Um, I was totally going to do a humanist coterie-mentioning post, like, in the next 24 hours or so...but...um...you, like totally DID that here just now, so...I guess I'll put up something, you know, totally LAME instead.

But, you know...it's COOL. No prob.

Bitchin' pictures, BTW.

XO

A. ;^)

*mary* said...

Whoa- thirty children! Talk about propagating your species! How bloody fruitful of him.
And is Stella dell’Assassino not just the coolest name ever? If not, it's definitely up there on the list of cool names.

Poetikat said...

Browning is one of my favourites and I've always loved, "My Last Duchess". He's so arrogant and yet, petulant as he gives his tour.

"She had a heart--how shall I say?--Too soon made glad...and her looks went everywhere."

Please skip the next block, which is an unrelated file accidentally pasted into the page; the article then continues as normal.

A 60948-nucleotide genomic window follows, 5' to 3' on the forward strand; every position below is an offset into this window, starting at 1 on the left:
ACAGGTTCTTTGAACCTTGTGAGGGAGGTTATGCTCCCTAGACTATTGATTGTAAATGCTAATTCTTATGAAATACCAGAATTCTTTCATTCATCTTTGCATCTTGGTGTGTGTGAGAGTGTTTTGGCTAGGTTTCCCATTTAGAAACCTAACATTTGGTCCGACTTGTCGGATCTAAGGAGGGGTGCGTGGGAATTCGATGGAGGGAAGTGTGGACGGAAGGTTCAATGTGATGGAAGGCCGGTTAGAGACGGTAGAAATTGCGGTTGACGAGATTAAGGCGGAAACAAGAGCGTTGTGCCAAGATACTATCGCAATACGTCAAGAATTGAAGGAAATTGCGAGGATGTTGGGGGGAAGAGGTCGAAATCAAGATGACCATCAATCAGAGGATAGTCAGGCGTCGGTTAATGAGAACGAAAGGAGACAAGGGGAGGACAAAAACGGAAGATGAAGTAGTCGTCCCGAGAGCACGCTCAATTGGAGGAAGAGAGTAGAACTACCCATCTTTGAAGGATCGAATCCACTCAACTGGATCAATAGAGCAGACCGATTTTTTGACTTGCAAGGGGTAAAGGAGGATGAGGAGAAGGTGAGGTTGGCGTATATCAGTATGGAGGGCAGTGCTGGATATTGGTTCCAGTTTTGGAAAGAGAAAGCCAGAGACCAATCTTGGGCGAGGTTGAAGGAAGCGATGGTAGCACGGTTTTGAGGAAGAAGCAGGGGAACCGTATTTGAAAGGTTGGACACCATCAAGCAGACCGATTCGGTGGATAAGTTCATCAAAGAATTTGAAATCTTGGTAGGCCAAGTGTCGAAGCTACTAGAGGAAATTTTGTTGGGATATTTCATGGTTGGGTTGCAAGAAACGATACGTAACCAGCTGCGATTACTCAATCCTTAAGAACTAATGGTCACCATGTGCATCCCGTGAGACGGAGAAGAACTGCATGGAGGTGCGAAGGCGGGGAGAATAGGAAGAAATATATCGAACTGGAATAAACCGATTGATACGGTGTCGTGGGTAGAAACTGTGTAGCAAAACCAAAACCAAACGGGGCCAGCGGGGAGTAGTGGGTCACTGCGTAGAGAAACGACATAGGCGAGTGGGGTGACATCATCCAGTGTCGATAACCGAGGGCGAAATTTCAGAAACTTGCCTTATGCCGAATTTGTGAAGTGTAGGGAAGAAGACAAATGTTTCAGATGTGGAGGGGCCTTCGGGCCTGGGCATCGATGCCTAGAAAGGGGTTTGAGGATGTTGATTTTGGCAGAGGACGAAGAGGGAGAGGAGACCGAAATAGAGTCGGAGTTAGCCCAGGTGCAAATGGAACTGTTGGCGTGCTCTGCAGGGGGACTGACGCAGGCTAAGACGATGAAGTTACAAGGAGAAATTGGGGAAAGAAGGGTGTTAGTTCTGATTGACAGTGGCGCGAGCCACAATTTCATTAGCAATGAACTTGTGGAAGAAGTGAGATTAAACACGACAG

He would have been happy in the burka-world no doubt.

Thanks for the illuminating back-history.

Kat

Cassoulet Cafe said...

Hey, you changed your banner! :)

Poetikat said...

BK, I can think of no one who deserves a writing award more than yourself, so I've made you the recipient of one over at Blasts From the Past. Come and get it!

Kat

Blicky Kitty said...

I know Mary I love that name! Wouldn't it make a great cat name? You could scream Stelllllllaaaaa! When you call her in at night.

Thanks for noticing our redecorating project! I'm an html spaz but am trying to figure out how to replace the template header...

That's my favorite Browning poem Kat. That line in particular is priceless. I actually have a good story about that line of poetry.

Thank you sooo much I am honored! I'll put on my satin gym shorts an leg warmers and meet you over at Blasts from the Past!

Lavinia said...

Italy has the most fascinating history.